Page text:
>> entry to the user.
>> If the entry has a TS AT, then we have two cases
>> - The TS equals the last TS : the entry has already been evaluated, and we
>> can return it (or not, depending on the evaluation result)
>> - The TS is below, so we reevaluate the entry.
>> Now, how will we distinguish between an entry evaluating to true or false ?
>> Easy : if the entry is selected by a SubtreeSpecification, we will have a
>> ref to the associated AP in it, otherwise no.
> So you have to update the timestamp and the ref back to the AP containing
> the subentry selecting it right?
right. We use the EntryUUID to avoid all the updates when moving an AP 
(we already decided to do that, even if it cost an extra lookup in the 
DN/UUID table)
>> I do think that this third option has great advantages, and not only from
>> the user or admin POV : the implementation will be greatly improved, as we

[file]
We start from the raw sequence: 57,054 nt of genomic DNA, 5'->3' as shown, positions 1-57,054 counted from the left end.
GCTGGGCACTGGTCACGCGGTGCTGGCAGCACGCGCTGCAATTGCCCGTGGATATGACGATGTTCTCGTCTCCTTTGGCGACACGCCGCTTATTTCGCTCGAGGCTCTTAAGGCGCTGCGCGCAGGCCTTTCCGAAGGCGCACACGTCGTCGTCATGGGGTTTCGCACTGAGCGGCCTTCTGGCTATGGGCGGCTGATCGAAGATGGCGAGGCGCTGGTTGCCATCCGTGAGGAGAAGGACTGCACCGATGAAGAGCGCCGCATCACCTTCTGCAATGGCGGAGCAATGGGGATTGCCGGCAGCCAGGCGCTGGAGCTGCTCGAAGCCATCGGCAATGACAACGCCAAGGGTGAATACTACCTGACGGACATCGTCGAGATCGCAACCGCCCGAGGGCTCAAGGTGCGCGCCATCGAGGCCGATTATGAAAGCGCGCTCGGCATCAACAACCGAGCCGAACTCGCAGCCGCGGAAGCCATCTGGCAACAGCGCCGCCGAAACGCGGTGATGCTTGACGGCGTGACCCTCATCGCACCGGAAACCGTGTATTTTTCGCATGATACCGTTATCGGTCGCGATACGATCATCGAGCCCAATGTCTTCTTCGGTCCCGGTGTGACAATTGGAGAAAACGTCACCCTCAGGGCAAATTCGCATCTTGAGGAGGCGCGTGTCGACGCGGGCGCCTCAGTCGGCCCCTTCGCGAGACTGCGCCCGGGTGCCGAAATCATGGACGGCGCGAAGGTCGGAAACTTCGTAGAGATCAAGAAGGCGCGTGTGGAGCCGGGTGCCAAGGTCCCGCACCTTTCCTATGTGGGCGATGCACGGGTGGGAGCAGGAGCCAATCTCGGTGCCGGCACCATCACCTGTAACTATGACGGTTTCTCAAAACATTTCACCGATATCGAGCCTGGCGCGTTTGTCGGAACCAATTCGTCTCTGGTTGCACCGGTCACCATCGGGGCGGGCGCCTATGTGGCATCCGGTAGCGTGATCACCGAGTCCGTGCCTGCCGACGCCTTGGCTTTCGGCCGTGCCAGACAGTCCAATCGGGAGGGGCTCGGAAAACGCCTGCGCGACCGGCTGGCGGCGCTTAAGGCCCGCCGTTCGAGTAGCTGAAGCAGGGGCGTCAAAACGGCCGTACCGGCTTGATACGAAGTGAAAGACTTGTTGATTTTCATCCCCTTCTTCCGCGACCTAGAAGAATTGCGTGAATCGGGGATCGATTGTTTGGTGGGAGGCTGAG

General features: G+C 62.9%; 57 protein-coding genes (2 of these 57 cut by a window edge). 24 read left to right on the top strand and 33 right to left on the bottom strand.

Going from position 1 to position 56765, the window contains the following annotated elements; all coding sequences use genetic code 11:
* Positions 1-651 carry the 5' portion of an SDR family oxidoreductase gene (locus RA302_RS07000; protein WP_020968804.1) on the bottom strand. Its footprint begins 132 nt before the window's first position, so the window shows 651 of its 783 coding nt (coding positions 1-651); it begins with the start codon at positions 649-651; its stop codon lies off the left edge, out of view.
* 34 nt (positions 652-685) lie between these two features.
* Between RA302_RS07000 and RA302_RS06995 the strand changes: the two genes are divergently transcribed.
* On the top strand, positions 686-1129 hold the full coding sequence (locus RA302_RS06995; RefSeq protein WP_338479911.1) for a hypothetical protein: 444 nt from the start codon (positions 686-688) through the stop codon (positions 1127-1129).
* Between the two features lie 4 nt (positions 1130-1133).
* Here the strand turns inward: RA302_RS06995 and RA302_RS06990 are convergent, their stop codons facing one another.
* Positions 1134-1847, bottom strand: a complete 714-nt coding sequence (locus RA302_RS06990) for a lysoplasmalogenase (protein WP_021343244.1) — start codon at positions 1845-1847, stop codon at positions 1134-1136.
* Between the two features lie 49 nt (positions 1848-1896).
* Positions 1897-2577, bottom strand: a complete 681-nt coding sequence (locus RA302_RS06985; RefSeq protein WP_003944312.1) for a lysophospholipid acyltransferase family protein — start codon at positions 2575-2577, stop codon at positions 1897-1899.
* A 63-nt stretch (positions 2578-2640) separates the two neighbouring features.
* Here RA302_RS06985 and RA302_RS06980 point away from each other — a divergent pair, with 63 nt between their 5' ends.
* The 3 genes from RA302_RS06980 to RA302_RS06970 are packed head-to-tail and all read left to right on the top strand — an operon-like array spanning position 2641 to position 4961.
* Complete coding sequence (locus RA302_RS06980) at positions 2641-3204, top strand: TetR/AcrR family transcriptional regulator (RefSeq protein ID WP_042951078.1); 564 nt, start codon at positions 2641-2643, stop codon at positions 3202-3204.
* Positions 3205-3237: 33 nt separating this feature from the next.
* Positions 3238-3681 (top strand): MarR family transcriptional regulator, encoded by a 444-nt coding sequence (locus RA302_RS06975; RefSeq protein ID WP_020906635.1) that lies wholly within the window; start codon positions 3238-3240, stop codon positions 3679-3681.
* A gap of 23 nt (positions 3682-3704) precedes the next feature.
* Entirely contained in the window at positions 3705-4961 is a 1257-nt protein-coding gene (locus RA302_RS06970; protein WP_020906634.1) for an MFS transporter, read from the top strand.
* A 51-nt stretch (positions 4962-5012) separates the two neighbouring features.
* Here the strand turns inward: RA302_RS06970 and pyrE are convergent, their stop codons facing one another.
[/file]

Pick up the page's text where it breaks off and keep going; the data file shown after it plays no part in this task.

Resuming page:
>> don't have to deal with all the cases when handling an AP
>> addition/modification/deletion.
> It's still somewhat hazy.
Yeah, a bit ! I must admit it cames to my mind this morning, I have no 
idea why. A bit like when you found the best way to deal with DN...

Not sure I cover all the bases, but sounds promising and deserves a 
>> One last thing : one may object that the on the fly evaluation is not
>> acceptable, as it will cost a lot for the first access to an entry. True.
> I'd think it's very acceptable but does the gain outweigh the complexity is
> my question and I still don't fully understand your approach.
The strange thing is that it seems to me less complex to implement that 
to deal with all the potential cases if we process all the entries when 
adding an AP. For instance, we don't anymore have to take care of the 
atomicity for AP operations, as we just update the AP, nothing else. I 
was stuck yesterday trying to see how we can revert an AP addition if we 
started to modify thousands of entries and suddenly we get a failure...